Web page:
Military Police Officer: Requirements, Job Description & Salary
Discover what it means to be in the military police and what this career offers. Learn about the expectations of military police, the required training, the work they typically do and how much they are paid.
Military Police: Career Overview
Military police, or MPs, are members of the United States military who enforce the law and military regulations on bases, air fields, and other property belonging to the armed forces. Although they operate under their respective military branches, MPs have many of the same responsibilities as local police, such as guiding traffic, apprehending suspects of crimes, and conducting investigations, in addition to anti-terrorism and security duties. Military police may also become involved in criminal investigations which take place outside the boundaries of a military installation if the crime involved a member of the armed forces or property belonging to the military.
|Education Required||High school diploma or equivalent|
|Training Required||Military basic training; additional law enforcement and security training varies by branch)|
|Key Skills||Discipline, physical fitness, and communication skills|
|Median Salary||Varies by military branch and rank|
How Do I Join the Military Police?
Each branch of the military operates its own security forces, although only the US Army and Marine Corps use the title of military police. The first step is to enlist with your branch of choice, where you will be required to take the Armed Services Vocational Aptitude Battery (ASVAB), a test designed to determine what specialties would best suit an individual's skill set. If the ASVAB results indicate you would be a good candidate for a law enforcement or security role, you will be sent to a security training school after completing basic training. The duration of security training can take as little as nine weeks in the Navy and Air Force or up to twenty weeks in the Army. While most military police are enlisted roles, there is a path for officers to serve in the leadership as well.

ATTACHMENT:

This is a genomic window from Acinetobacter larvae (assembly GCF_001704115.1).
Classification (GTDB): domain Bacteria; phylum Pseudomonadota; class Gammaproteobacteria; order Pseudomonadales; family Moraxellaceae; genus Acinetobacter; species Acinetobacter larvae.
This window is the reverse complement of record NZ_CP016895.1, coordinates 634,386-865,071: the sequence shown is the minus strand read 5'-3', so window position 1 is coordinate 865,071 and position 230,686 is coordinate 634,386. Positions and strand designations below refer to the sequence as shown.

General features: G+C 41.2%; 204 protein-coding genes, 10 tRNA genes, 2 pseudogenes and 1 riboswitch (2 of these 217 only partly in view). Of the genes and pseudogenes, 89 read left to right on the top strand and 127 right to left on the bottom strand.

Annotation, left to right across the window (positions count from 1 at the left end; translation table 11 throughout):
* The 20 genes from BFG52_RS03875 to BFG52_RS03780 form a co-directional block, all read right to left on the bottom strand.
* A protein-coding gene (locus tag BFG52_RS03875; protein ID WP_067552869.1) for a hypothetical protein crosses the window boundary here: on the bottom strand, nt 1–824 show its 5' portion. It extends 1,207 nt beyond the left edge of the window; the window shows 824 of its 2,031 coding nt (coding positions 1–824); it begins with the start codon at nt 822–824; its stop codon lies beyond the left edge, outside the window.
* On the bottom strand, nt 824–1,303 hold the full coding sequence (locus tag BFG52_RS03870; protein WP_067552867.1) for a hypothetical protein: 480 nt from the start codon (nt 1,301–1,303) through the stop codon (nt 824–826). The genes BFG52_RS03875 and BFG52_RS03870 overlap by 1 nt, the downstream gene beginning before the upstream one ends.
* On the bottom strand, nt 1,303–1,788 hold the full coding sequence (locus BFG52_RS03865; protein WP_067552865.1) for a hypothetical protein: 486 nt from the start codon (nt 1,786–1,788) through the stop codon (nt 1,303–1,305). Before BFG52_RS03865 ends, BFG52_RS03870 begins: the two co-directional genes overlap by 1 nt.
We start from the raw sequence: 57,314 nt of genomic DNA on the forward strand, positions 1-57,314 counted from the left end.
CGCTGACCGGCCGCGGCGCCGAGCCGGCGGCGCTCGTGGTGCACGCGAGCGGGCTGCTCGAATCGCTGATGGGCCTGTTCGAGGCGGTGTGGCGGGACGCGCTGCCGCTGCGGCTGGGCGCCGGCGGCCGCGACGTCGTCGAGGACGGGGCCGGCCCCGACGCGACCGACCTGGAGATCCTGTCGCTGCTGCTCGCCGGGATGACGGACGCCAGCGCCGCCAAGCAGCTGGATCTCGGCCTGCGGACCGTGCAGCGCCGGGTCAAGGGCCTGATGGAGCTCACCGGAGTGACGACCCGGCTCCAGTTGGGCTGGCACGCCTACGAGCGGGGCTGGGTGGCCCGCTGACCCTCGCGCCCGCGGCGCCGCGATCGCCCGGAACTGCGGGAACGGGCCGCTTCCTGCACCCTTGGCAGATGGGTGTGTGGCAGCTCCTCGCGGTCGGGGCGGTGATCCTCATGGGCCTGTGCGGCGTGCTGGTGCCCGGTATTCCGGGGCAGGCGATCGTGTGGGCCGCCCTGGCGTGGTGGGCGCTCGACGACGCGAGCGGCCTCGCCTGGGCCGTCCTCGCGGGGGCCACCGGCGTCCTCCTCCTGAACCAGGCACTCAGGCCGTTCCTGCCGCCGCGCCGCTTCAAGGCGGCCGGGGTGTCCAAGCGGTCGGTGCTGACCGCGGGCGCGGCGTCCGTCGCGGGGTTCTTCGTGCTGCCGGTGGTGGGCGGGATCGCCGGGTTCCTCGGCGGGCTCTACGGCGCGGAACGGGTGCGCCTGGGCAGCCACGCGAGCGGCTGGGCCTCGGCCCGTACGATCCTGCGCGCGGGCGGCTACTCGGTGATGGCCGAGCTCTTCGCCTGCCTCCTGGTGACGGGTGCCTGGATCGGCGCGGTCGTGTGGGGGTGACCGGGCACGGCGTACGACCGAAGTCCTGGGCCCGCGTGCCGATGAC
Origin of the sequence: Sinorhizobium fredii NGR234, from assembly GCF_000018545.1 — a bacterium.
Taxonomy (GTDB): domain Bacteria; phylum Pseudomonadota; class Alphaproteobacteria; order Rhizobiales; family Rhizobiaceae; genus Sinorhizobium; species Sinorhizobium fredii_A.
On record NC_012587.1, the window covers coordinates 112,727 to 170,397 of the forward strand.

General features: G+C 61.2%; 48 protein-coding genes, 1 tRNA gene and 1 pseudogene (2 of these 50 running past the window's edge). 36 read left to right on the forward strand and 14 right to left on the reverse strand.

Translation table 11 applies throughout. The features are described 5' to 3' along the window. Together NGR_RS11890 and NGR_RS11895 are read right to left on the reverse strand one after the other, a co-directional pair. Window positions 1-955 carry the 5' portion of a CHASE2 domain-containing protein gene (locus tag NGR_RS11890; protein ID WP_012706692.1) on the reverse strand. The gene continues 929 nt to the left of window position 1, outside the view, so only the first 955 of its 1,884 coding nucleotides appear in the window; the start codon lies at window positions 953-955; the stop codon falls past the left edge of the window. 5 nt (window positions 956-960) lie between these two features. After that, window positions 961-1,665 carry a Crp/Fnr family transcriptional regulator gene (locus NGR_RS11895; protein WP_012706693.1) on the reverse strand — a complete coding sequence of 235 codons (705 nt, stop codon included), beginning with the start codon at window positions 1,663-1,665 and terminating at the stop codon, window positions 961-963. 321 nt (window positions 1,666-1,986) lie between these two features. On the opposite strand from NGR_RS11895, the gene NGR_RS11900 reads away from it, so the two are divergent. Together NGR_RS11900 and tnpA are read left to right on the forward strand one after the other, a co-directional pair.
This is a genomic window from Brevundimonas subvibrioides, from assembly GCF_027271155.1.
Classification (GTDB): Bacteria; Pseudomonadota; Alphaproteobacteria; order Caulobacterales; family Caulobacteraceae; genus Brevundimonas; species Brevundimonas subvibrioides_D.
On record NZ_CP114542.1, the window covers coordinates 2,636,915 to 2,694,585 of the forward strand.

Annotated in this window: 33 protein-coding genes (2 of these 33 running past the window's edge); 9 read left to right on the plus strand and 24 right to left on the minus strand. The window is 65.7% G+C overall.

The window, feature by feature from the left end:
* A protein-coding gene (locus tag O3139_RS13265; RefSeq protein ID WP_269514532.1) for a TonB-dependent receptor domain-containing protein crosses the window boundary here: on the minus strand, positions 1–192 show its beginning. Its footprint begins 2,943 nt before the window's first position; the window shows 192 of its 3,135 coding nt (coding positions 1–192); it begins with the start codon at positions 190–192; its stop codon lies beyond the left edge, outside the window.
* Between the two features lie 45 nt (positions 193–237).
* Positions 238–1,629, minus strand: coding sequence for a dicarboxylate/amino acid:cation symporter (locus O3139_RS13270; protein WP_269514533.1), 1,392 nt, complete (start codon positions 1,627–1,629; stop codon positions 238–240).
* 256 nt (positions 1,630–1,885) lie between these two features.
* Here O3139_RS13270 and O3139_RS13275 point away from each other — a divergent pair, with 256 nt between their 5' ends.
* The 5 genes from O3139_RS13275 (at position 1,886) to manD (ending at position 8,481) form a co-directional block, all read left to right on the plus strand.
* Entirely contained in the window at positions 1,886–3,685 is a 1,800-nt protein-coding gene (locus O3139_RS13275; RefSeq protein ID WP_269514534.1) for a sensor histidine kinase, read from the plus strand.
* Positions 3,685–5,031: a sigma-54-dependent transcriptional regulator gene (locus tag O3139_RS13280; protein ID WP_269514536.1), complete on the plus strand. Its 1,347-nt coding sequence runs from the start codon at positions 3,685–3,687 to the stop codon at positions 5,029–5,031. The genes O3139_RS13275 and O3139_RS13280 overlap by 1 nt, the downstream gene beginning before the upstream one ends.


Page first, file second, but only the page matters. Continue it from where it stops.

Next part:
What Kind of Commitment Is Required of Military Police?
Military police can serve full time or as part of the reserves, and those in the reserve will usually perform their duties near where they live during the required times of service. Those serving full time can be deployed, like any other service member, and could find themselves assigned to a base in a foreign country or to a ship that's at sea for months at a time. Full-time enlistment in the armed forces usually mandates four years of active service and two years as inactive reserve, but that can sometimes be lowered depending on the needs of the branch.
What Other Responsibilities Do Military Police Have?
Military police may work in combat zones, providing security for dignitaries, guarding prisoners, and performing anti-terrorism duties against insurgents. They also perform patrols and should be capable of assessing security, both of the base or encampment and of infrastructures like the roads and bridges leading to it. Some members of the military police make use of Military Working Dogs (MWDs), in a manner akin to K9 units used by ordinary police forces.
Like all service members, military police must continually meet the standards set by their branch for physical fitness, knowledge of weapons and tactics, and have a familiarity with the Uniform Code of Military Justice (UCMJ), which they must obey and enforce.
What Kind of Money Do Military Police Make?
Military police are paid according to their rank and experience, like all members of the military. An E-1, the lowest pay grade, will make $1,680.90 per month, although it is rare to hold such a rank for more than a few months. After four years of service, an E-5 ranking would be common, making $2,804.40 each month. Military pay is also supplemented by housing and food allowances, hazard pay for those in combat zones, access to medical care through the Veteran's Affairs administration and low cost insurance, all of which can alter the take home pay significantly.
What Can Former Military Police Do After Leaving the Military?
The obvious career choice for a discharged service member who worked in the military police is to take up a career as a civilian police officer. The Army has a special program, called PaYS, to assist veterans in finding work after being discharged, which includes connections to police departments, highway patrol, and sheriff's offices around the country. Military police veterans might also be able to establish themselves in the field of private security, protecting industrial sites or guarding important public figures or businessmen.